I Can’t Believe This

Shoveling snow is a depressing job. And it might cause some unexpected effects, like weird thoughts rushing into one’s mind. I really thought about this when shoveling snow:

In heaven, when people first meet, the question they ask each other will not be “what’s your job” or “where are you from”, but rather “how did you die?” When other people say, “I died of heart attack” or “gun shot” or “hanging”, I would like to say, “I died of laughter.” Even if I die of a broken heart as a jilted lover, or frozen to death under a pile of snow, I will lie and say “I died of laughter”.

I would prefer laughing myself to death if I can choose the way I die. However laughing may not be a legitimate way of death, since I’ve never heard of anybody who really died of laughter. For example, a person goes to a standup comedy and dies right after laughing at a joke. I don’t think that’s likely to happen.

For a while, I was a little obsessed with those retired people who make climbing Mount Everest their hobby and many die in the process. I read an article about a group of retirees from Japan who train to be mountain climbers and their ultimate goal is to get past the base camp at the foothill of Himalaya to climb up to the top. I somehow understand why these people want to do it, risking their life obviously. Instead of dying of illnesses and incapacity, they choose to freeze themselves into mummies at the highest peak of the world.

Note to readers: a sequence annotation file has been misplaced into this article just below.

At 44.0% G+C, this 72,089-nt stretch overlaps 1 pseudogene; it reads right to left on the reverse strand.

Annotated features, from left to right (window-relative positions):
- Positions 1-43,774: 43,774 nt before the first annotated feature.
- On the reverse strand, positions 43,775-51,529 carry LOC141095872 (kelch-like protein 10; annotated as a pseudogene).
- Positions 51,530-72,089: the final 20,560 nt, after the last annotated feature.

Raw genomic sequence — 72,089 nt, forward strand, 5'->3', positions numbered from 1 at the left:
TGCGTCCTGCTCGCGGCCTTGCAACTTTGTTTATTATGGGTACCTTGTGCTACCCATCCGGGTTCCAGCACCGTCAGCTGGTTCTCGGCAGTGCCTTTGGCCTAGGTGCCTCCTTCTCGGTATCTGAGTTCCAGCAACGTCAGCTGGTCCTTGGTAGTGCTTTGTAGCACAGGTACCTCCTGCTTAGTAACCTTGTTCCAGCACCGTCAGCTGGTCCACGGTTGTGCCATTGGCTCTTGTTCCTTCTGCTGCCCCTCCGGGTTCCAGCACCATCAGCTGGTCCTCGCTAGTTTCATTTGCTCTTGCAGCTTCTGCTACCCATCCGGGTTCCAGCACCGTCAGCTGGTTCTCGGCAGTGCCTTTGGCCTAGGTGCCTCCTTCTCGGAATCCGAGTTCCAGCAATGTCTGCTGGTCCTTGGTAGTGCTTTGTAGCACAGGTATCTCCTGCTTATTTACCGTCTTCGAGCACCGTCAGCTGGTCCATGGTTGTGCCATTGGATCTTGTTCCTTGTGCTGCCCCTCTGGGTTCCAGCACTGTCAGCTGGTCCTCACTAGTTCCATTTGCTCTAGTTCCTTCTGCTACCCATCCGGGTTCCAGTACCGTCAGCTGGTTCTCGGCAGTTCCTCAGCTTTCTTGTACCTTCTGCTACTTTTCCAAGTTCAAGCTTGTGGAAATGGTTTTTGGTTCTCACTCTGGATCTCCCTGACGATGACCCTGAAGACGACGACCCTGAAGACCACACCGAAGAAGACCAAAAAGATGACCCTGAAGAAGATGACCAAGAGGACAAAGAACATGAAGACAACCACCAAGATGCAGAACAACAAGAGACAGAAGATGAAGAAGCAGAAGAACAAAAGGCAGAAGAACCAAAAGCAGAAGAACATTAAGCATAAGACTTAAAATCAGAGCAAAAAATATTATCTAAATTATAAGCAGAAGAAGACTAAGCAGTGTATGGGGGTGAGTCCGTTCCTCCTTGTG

A while ago when N’s mother was first diagnosed with cancer, N told me that her mother was looking into a specially arranged trip to Switzerland where one travels in style and then dies there with many different burial options. That actually sounds quite good, I thought at the time, but N would not agree. She’s very religious and quite conservative, and anything remotely related with suicide will tick her off. She became an Independent when Democrats started to support LGBT.

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